The Launch Of The Innovating Malaysia Conference 2014 (AIM)
Assalamualaikum Warahmatullahi Wabarakatuh
Yang Berhormat Ministers,
AIM Governance Council Members,
Mr. Mark Rozario;
Chief Executive Officer of AIM,
Members of the Media,
Assalammualaikum Warahmatullahi Wabarakatuh dan salam 1 Malaysia
Ladies and Gentlemen,
Good morning and Salam 1Malaysia. It is a great pleasure to be here with you today for the Innovating Malaysia Conference (“IMC”) 2014. As we stride confidently towards becoming a developed nation by the year 2020, we continue our drive for innovation, and the desire to inculcate in our people an innovative state of mind in whatever field or discipline they may find themselves. This conference underscores our emphasis on innovation, and it is particularly important at this juncture in our journey to the future.
Malaysia is blessed to be a player in one of the world’s most dynamic and fastest-growing region. The Asian Century cliché is already a reality as the world trains its eyes on asia in the wake of the economic lethargy in other regions. South East Asia is of particular interest, and The ASEAN Economic Community 2015 will open even more doors and opportunities for those who have the value to deliver.
The question we must sincerely ask ourselves is ‘Are we ready’? As a country, our eyes are set firmly on the vision to achieve high-income, developed nation status. Our targeted per capita income is US$15,000 by 2020. This can only be achieved by increased high value outputs, innovation, efficiency and productivity. We have done reasonably well thus far, but certainly there is room for improvement and we can do more to accelerate our progress.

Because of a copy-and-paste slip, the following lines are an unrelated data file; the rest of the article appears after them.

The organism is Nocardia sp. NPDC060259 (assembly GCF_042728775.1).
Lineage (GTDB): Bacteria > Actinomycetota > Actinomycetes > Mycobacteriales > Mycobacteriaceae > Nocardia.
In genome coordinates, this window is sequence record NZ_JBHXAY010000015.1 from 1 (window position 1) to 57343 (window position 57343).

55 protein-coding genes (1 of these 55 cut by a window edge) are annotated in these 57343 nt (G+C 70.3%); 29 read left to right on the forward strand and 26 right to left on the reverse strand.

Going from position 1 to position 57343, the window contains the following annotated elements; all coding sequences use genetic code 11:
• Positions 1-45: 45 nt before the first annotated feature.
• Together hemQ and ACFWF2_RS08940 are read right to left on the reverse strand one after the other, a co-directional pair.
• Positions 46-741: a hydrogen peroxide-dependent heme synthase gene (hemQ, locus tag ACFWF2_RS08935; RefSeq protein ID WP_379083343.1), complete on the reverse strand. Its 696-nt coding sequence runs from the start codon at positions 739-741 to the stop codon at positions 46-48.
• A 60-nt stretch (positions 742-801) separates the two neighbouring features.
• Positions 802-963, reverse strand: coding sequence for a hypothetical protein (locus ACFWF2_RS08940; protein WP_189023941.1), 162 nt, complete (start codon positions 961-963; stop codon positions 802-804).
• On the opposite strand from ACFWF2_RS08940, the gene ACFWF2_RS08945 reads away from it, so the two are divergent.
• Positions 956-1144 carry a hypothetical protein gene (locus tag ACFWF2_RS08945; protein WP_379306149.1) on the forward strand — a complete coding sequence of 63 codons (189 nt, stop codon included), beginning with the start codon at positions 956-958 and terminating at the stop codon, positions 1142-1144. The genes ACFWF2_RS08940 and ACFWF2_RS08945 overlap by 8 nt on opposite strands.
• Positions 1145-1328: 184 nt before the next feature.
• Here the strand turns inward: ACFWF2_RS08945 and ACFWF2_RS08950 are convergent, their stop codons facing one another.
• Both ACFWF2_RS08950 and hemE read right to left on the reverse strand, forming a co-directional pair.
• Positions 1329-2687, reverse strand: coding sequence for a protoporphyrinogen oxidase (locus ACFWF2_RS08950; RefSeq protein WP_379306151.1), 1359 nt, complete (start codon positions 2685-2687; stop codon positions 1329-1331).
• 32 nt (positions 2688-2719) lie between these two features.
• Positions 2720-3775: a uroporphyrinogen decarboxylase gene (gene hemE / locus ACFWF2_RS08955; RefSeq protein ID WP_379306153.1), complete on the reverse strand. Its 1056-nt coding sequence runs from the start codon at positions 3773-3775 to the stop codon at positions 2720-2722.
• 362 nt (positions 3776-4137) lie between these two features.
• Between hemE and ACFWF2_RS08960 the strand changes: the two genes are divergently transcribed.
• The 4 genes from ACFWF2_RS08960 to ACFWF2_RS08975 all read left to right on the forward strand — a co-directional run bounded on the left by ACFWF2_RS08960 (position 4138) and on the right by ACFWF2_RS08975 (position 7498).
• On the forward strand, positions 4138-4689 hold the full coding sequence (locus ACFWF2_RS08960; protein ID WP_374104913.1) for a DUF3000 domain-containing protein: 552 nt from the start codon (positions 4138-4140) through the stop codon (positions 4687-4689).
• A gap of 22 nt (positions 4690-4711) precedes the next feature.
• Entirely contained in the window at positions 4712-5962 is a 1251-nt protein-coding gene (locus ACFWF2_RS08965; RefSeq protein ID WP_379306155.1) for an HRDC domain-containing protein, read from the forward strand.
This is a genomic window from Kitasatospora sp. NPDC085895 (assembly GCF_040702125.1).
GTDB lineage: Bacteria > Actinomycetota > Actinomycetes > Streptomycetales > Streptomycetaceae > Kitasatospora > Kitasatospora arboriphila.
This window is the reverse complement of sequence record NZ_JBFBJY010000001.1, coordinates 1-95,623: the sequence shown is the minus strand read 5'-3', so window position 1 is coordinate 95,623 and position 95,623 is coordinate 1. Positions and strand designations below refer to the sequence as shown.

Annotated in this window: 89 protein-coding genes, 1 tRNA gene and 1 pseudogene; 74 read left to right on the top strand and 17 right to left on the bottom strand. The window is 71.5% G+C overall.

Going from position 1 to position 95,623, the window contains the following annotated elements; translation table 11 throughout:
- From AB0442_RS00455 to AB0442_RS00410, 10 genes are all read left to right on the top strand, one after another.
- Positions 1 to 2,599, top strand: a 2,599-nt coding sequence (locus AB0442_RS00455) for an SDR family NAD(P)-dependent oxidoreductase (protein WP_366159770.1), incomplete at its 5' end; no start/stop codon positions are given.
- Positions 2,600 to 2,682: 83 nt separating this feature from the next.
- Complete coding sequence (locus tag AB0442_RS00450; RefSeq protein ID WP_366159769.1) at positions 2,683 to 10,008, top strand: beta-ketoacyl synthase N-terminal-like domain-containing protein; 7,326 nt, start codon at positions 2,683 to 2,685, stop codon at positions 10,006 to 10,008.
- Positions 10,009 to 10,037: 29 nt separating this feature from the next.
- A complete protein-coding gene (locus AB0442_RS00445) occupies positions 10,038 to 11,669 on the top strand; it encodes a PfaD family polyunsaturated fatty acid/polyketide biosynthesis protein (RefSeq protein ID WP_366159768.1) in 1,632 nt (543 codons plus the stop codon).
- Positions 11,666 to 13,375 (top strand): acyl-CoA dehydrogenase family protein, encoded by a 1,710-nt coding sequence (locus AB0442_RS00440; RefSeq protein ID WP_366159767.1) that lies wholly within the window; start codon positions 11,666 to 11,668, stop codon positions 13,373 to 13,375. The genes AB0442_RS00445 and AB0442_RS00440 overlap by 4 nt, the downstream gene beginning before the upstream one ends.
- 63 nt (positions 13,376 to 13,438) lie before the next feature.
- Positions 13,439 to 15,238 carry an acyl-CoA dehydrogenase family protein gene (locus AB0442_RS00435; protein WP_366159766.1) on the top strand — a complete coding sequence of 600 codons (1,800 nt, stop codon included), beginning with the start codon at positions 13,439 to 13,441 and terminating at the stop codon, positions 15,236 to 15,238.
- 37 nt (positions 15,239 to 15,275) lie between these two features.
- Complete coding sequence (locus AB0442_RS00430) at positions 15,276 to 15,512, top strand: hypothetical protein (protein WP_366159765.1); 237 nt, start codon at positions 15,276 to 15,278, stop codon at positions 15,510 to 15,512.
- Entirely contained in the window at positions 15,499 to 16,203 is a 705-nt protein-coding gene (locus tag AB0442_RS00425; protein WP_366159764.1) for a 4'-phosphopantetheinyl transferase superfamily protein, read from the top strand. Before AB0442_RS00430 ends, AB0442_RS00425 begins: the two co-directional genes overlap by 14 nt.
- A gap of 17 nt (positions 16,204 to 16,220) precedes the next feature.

Ladies and gentlemen,
Malaysia’s achievements to date have been deliberate using carefully devised national policies and strategies. Among the government’s recent extremely successful initiatives are the Economic Transformation Programme and the Government Transformation Programme.
Many of the ETP initiatives which the government tasked PEMANDU to lead, in collaboration with the various ministries, have borne fruit and generated benefits to our people and nation. We are indeed pleased that these efforts have been recognized and that PEMANDU as an agency of the government of Malaysia, was acknowledged for its innovativeness and was featured in a publication by NESTA, a non-profit foundation for innovation based in the UK.
However, the lower hanging fruits have been picked in the previous years of the ETP execution and the ETP is now hitting maturity. It is time we leapfrog our nation’s growth by creating a significant step-change in the competitiveness of our companies by embracing the transformative power of innovation.
Innovation is the main driver of growth in advanced economies. UK Innovation showed that two-thirds of national economic growth came from innovation. Similar figures were seen by the Organisation for Economic Cooperation and Development (OECD) in other developed countries.
As I’ve stated on other occasions, for long-term success, the quality of our nation’s growth is as important as the quantity. Therefore, Malaysia is on a national strategic drive towards a more knowledge-intensive economy. There is a clear need for traditional and non-traditional businesses to innovate to create significant impact on GNI and GDP.